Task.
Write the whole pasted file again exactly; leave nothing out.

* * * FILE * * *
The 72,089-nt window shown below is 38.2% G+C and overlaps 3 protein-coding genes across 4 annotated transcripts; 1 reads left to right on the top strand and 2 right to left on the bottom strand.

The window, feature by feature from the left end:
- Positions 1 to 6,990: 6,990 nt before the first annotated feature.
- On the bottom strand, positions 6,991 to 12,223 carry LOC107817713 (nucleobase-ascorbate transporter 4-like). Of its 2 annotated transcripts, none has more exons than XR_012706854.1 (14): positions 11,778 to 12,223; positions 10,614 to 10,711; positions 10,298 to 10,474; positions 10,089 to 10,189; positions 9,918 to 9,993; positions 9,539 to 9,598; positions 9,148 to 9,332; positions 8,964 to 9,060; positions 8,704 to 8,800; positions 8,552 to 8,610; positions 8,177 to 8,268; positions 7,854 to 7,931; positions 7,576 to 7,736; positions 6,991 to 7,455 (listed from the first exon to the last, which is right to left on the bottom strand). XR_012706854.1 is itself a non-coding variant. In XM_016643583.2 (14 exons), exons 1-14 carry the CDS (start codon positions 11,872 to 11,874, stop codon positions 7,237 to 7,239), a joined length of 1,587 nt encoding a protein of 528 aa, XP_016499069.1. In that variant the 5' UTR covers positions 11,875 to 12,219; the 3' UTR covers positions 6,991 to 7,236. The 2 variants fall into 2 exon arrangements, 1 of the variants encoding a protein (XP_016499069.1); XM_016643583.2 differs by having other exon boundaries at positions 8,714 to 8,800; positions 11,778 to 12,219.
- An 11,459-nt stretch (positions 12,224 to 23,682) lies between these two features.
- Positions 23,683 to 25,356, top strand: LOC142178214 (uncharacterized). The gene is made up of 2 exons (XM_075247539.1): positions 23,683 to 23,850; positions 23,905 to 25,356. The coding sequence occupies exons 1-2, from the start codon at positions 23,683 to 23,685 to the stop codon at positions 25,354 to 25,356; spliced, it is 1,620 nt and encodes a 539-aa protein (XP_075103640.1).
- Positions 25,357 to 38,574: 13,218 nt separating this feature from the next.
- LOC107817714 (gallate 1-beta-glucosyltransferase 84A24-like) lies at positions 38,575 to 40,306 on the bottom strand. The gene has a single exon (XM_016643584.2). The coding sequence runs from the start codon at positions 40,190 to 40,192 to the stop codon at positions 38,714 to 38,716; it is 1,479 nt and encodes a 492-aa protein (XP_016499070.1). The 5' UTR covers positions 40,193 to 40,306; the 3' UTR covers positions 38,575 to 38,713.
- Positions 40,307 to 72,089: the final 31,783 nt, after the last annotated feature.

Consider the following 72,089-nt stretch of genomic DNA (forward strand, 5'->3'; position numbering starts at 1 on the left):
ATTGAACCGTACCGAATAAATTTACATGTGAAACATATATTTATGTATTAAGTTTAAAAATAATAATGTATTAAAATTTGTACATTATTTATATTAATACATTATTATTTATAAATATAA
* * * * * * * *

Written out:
The 72,089-nt window shown below is 38.2% G+C and overlaps 3 protein-coding genes across 4 annotated transcripts; 1 reads left to right on the top strand and 2 right to left on the bottom strand.

The window, feature by feature from the left end:
- Positions 1 to 6,990: 6,990 nt before the first annotated feature.
- On the bottom strand, positions 6,991 to 12,223 carry LOC107817713 (nucleobase-ascorbate transporter 4-like). Of its 2 annotated transcripts, none has more exons than XR_012706854.1 (14): positions 11,778 to 12,223; positions 10,614 to 10,711; positions 10,298 to 10,474; positions 10,089 to 10,189; positions 9,918 to 9,993; positions 9,539 to 9,598; positions 9,148 to 9,332; positions 8,964 to 9,060; positions 8,704 to 8,800; positions 8,552 to 8,610; positions 8,177 to 8,268; positions 7,854 to 7,931; positions 7,576 to 7,736; positions 6,991 to 7,455 (listed from the first exon to the last, which is right to left on the bottom strand). XR_012706854.1 is itself a non-coding variant. In XM_016643583.2 (14 exons), exons 1-14 carry the CDS (start codon positions 11,872 to 11,874, stop codon positions 7,237 to 7,239), a joined length of 1,587 nt encoding a protein of 528 aa, XP_016499069.1. In that variant the 5' UTR covers positions 11,875 to 12,219; the 3' UTR covers positions 6,991 to 7,236. The 2 variants fall into 2 exon arrangements, 1 of the variants encoding a protein (XP_016499069.1); XM_016643583.2 differs by having other exon boundaries at positions 8,714 to 8,800; positions 11,778 to 12,219.
- An 11,459-nt stretch (positions 12,224 to 23,682) lies between these two features.
- Positions 23,683 to 25,356, top strand: LOC142178214 (uncharacterized). The gene is made up of 2 exons (XM_075247539.1): positions 23,683 to 23,850; positions 23,905 to 25,356. The coding sequence occupies exons 1-2, from the start codon at positions 23,683 to 23,685 to the stop codon at positions 25,354 to 25,356; spliced, it is 1,620 nt and encodes a 539-aa protein (XP_075103640.1).
- Positions 25,357 to 38,574: 13,218 nt separating this feature from the next.
- LOC107817714 (gallate 1-beta-glucosyltransferase 84A24-like) lies at positions 38,575 to 40,306 on the bottom strand. The gene has a single exon (XM_016643584.2). The coding sequence runs from the start codon at positions 40,190 to 40,192 to the stop codon at positions 38,714 to 38,716; it is 1,479 nt and encodes a 492-aa protein (XP_016499070.1). The 5' UTR covers positions 40,193 to 40,306; the 3' UTR covers positions 38,575 to 38,713.
- Positions 40,307 to 72,089: the final 31,783 nt, after the last annotated feature.

Consider the following 72,089-nt stretch of genomic DNA (forward strand, 5'->3'; position numbering starts at 1 on the left):
ATTGAACCGTACCGAATAAATTTACATGTGAAACATATATTTATGTATTAAGTTTAAAAATAATAATGTATTAAAATTTGTACATTATTTATATTAATACATTATTATTTATAAATATAA